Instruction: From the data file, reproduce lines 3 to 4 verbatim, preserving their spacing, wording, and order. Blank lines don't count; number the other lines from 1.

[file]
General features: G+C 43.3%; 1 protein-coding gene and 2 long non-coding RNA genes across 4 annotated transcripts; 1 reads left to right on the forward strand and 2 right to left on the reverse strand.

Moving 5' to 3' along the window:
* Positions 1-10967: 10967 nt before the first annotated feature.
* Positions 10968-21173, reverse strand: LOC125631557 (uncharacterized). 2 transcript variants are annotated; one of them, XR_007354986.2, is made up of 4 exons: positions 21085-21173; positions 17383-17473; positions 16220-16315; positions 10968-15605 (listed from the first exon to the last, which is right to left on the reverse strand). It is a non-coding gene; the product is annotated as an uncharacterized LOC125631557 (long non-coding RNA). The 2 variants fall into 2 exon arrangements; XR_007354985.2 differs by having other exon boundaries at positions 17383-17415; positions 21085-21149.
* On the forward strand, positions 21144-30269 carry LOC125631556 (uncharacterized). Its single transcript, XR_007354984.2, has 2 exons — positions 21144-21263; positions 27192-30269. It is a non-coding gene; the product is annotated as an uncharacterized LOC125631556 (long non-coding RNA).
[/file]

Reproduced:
* Positions 1-10967: 10967 nt before the first annotated feature.
* Positions 10968-21173, reverse strand: LOC125631557 (uncharacterized). 2 transcript variants are annotated; one of them, XR_007354986.2, is made up of 4 exons: positions 21085-21173; positions 17383-17473; positions 16220-16315; positions 10968-15605 (listed from the first exon to the last, which is right to left on the reverse strand). It is a non-coding gene; the product is annotated as an uncharacterized LOC125631557 (long non-coding RNA). The 2 variants fall into 2 exon arrangements; XR_007354985.2 differs by having other exon boundaries at positions 17383-17415; positions 21085-21149.